Tomo Fujita''s debut column will help you break out of the old minor-pentatonic shapes.
I’m a huge fan of many different types of
blues guitarists—everyone from SRV to
B.B. King. I’m also a real sucker for jazz guitarists
like Joe Pass and Wes Montgomery.
One of my favorite things is to play blues
that’s mixed with the essence of jazz. In
order to mix both styles, you need to think
about harmony and chord changes more
than just burning through scale patterns.
I focus on simple ideas and hate to think
too much when I am playing. Triads have become a really cool tool for me because
they provide the harmonic colors I’m looking
for, yet don’t require a lot of over-thinking.
In this lesson, we’re going to look at
creative ways to use triads in a minor blues.
I often hear my students ask, “What scales are you playing? How do you make those interesting lines?” Don’t get me wrong, I really enjoy playing traditional blues phrases, but I also want to make my solo connect with the chord progression. I think a lot of players have trouble going beyond playing pure pentatonic shapes.
If you find yourself only following the same pentatonic scale patterns, then you may get bored with your solo rather quickly. Don’t worry! All you need to do is pay more attention to the chord changes than the scales when you’re soloing. Triads are some of the simplest chord forms. This application of triads will help you outline specific chord changes while you are playing your favorite bluesy phrases. Basically, I don’t want you to become locked into those old minor-pentatonic shapes.
The basic blues progression uses only three chords (I, IV, and V). Blues music has very simple chord changes, yet is very deep. The goal is to hear the chord movement rather than just thinking about the shape of the various pentatonic scales. Let’s get a handle on this technique by playing over minor-blues chord changes. For starters, we’ll use the progression in Fig. 1. Make sure to check out the bVI to V chord movement in measures 9-10. This gives the minor-blues progression a “jazzier” feel.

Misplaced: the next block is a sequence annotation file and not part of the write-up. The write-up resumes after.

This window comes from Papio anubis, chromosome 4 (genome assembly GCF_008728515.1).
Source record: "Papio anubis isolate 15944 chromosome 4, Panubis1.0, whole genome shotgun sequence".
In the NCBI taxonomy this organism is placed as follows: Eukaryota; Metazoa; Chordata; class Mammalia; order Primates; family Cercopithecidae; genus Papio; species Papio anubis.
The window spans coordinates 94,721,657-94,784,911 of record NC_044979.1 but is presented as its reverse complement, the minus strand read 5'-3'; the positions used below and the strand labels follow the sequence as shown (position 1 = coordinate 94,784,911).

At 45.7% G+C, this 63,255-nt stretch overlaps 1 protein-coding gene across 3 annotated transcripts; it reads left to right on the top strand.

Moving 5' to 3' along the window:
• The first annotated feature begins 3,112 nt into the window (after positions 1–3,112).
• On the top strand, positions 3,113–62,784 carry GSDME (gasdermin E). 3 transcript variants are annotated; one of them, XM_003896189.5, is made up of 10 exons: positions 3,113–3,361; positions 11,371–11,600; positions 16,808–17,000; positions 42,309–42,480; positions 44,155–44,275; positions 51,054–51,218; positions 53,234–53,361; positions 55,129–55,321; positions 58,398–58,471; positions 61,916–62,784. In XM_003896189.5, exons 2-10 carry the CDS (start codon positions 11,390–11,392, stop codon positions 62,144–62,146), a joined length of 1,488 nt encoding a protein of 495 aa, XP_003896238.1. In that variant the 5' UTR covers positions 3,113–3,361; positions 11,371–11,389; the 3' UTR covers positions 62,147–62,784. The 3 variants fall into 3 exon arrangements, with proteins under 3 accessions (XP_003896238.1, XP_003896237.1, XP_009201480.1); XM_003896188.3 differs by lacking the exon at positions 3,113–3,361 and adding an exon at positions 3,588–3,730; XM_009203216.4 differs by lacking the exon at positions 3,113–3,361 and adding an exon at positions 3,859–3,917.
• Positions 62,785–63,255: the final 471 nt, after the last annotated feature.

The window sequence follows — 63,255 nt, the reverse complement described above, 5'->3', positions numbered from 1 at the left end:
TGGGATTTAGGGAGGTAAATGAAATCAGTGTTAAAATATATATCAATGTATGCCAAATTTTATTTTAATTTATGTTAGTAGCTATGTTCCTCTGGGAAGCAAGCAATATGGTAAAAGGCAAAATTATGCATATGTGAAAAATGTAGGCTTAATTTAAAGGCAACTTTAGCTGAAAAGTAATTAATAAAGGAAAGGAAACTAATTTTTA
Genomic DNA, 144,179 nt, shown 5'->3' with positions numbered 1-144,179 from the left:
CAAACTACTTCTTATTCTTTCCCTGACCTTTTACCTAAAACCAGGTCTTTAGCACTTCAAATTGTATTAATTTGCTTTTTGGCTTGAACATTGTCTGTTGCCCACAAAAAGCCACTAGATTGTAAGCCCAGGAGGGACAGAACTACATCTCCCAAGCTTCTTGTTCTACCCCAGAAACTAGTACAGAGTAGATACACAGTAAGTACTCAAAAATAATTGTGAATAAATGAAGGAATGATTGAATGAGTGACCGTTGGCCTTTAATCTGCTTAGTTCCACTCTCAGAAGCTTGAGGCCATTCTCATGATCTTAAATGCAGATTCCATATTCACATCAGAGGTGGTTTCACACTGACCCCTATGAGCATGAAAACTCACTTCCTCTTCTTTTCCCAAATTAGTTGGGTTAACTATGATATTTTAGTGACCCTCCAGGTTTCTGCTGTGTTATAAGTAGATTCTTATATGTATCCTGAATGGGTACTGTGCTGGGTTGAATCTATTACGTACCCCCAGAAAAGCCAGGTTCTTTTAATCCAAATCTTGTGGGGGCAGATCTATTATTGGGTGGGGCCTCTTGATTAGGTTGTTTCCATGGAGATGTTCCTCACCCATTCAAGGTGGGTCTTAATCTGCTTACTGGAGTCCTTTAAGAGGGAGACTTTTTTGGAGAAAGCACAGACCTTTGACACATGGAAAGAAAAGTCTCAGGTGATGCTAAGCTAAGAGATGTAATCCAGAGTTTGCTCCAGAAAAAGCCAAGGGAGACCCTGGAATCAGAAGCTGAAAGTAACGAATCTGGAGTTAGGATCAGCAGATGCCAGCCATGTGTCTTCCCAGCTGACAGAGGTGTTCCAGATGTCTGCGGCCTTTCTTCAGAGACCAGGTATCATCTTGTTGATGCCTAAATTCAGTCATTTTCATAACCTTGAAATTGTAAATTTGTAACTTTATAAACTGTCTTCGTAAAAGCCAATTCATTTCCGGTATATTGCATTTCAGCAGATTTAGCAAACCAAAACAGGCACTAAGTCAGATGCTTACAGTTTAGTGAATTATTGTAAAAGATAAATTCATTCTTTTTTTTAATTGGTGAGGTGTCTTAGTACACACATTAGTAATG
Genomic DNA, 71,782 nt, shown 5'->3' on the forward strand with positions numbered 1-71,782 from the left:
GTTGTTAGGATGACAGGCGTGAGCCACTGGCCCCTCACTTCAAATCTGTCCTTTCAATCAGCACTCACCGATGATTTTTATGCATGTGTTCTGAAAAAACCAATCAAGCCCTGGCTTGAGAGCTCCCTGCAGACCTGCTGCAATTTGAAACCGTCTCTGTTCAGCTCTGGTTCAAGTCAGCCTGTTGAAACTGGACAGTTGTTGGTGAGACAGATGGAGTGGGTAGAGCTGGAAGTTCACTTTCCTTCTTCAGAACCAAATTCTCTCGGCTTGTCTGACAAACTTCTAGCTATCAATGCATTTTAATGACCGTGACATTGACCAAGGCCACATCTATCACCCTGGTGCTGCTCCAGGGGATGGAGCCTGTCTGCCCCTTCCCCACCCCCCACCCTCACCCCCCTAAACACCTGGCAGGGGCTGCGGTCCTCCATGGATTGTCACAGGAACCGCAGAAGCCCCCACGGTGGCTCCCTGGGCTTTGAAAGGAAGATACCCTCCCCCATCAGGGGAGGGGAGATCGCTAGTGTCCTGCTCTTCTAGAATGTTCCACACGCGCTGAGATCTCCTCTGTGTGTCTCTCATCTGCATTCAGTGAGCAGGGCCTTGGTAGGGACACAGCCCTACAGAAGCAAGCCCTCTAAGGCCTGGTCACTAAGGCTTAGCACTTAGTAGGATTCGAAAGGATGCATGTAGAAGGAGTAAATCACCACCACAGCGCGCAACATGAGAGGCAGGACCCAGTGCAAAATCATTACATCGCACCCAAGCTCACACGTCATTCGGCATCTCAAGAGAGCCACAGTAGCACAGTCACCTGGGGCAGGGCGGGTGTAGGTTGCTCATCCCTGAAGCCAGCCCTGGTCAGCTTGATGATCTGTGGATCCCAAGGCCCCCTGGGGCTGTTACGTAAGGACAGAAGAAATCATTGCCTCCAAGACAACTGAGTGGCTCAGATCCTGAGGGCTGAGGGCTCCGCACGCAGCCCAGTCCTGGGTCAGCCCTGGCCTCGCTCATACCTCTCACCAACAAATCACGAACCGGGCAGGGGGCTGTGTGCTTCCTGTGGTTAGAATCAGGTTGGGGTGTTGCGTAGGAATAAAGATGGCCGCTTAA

Triads consist of only three notes—the root, 3rd, and 5th. Simple, right? Since there are only three combinations of the notes, you can play three different inversions (or shapes). In Fig. 2, you can see the inversions of an A major triad on the top three strings. The first chord is in root position, since the root is the lowest note in the chord. Moving up the neck we have the 1st inversion with the 3rd as the low note, and finally we end with the 2nd inversion with the 5th in the bass. This 2nd inversion is sometimes referred to as the “triangle shape” and looks just like an open-position D chord, just moved up the fretboard.
Download example 2 audio...
Once these shapes are comfortably under your fingers, start to move them around to other string sets. If you think about not only the note names, but also the degree names, it will make transposing them to other keys much easier.